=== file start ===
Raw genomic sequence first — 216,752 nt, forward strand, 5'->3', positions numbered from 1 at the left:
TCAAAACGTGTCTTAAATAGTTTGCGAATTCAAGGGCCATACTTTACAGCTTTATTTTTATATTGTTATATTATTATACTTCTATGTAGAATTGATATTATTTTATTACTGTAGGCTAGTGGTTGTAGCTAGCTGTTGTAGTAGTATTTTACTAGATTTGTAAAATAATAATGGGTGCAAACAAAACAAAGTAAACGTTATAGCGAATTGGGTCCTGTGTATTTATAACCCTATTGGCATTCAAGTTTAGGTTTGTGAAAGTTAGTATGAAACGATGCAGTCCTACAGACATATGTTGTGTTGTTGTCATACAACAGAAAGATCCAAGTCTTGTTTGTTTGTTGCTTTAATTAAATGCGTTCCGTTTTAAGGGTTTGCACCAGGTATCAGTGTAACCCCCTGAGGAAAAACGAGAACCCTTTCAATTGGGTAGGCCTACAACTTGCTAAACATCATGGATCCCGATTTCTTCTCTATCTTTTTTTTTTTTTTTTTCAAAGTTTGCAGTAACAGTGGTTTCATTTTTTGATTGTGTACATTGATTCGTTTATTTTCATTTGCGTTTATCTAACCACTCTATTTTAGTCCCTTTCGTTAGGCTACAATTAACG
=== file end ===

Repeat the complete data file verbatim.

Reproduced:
Raw genomic sequence first — 216,752 nt, forward strand, 5'->3', positions numbered from 1 at the left:
TCAAAACGTGTCTTAAATAGTTTGCGAATTCAAGGGCCATACTTTACAGCTTTATTTTTATATTGTTATATTATTATACTTCTATGTAGAATTGATATTATTTTATTACTGTAGGCTAGTGGTTGTAGCTAGCTGTTGTAGTAGTATTTTACTAGATTTGTAAAATAATAATGGGTGCAAACAAAACAAAGTAAACGTTATAGCGAATTGGGTCCTGTGTATTTATAACCCTATTGGCATTCAAGTTTAGGTTTGTGAAAGTTAGTATGAAACGATGCAGTCCTACAGACATATGTTGTGTTGTTGTCATACAACAGAAAGATCCAAGTCTTGTTTGTTTGTTGCTTTAATTAAATGCGTTCCGTTTTAAGGGTTTGCACCAGGTATCAGTGTAACCCCCTGAGGAAAAACGAGAACCCTTTCAATTGGGTAGGCCTACAACTTGCTAAACATCATGGATCCCGATTTCTTCTCTATCTTTTTTTTTTTTTTTTTCAAAGTTTGCAGTAACAGTGGTTTCATTTTTTGATTGTGTACATTGATTCGTTTATTTTCATTTGCGTTTATCTAACCACTCTATTTTAGTCCCTTTCGTTAGGCTACAATTAACG